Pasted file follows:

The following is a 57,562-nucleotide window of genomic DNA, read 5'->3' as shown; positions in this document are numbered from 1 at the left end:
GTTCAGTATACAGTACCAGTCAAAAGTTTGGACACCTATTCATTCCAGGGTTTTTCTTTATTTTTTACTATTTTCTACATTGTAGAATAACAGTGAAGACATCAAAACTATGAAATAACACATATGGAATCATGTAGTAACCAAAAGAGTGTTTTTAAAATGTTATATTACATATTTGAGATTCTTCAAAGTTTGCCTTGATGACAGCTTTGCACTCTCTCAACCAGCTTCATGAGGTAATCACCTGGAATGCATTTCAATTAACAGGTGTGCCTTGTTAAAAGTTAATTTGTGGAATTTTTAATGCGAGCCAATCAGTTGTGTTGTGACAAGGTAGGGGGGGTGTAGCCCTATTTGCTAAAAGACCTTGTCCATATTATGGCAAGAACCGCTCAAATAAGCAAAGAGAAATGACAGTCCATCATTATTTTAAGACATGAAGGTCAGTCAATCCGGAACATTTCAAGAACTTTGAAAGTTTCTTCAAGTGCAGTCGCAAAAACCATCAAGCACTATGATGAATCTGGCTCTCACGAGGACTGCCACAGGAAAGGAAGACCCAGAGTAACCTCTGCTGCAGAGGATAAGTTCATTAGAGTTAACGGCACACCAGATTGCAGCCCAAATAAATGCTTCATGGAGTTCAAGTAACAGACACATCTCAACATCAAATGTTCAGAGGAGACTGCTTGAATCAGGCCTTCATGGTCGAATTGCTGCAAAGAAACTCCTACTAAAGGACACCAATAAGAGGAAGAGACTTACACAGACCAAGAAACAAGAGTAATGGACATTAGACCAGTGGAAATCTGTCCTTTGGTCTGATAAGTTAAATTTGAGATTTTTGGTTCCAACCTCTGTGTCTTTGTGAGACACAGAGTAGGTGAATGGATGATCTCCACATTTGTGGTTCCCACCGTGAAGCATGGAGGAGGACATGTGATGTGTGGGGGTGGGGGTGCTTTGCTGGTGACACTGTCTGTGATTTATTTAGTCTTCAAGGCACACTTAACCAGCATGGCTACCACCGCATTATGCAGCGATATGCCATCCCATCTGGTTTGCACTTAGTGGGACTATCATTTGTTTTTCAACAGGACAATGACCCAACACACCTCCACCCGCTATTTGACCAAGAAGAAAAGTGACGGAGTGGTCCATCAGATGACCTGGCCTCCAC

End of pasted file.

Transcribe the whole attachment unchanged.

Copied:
The following is a 57,562-nucleotide window of genomic DNA, read 5'->3' as shown; positions in this document are numbered from 1 at the left end:
GTTCAGTATACAGTACCAGTCAAAAGTTTGGACACCTATTCATTCCAGGGTTTTTCTTTATTTTTTACTATTTTCTACATTGTAGAATAACAGTGAAGACATCAAAACTATGAAATAACACATATGGAATCATGTAGTAACCAAAAGAGTGTTTTTAAAATGTTATATTACATATTTGAGATTCTTCAAAGTTTGCCTTGATGACAGCTTTGCACTCTCTCAACCAGCTTCATGAGGTAATCACCTGGAATGCATTTCAATTAACAGGTGTGCCTTGTTAAAAGTTAATTTGTGGAATTTTTAATGCGAGCCAATCAGTTGTGTTGTGACAAGGTAGGGGGGGTGTAGCCCTATTTGCTAAAAGACCTTGTCCATATTATGGCAAGAACCGCTCAAATAAGCAAAGAGAAATGACAGTCCATCATTATTTTAAGACATGAAGGTCAGTCAATCCGGAACATTTCAAGAACTTTGAAAGTTTCTTCAAGTGCAGTCGCAAAAACCATCAAGCACTATGATGAATCTGGCTCTCACGAGGACTGCCACAGGAAAGGAAGACCCAGAGTAACCTCTGCTGCAGAGGATAAGTTCATTAGAGTTAACGGCACACCAGATTGCAGCCCAAATAAATGCTTCATGGAGTTCAAGTAACAGACACATCTCAACATCAAATGTTCAGAGGAGACTGCTTGAATCAGGCCTTCATGGTCGAATTGCTGCAAAGAAACTCCTACTAAAGGACACCAATAAGAGGAAGAGACTTACACAGACCAAGAAACAAGAGTAATGGACATTAGACCAGTGGAAATCTGTCCTTTGGTCTGATAAGTTAAATTTGAGATTTTTGGTTCCAACCTCTGTGTCTTTGTGAGACACAGAGTAGGTGAATGGATGATCTCCACATTTGTGGTTCCCACCGTGAAGCATGGAGGAGGACATGTGATGTGTGGGGGTGGGGGTGCTTTGCTGGTGACACTGTCTGTGATTTATTTAGTCTTCAAGGCACACTTAACCAGCATGGCTACCACCGCATTATGCAGCGATATGCCATCCCATCTGGTTTGCACTTAGTGGGACTATCATTTGTTTTTCAACAGGACAATGACCCAACACACCTCCACCCGCTATTTGACCAAGAAGAAAAGTGACGGAGTGGTCCATCAGATGACCTGGCCTCCAC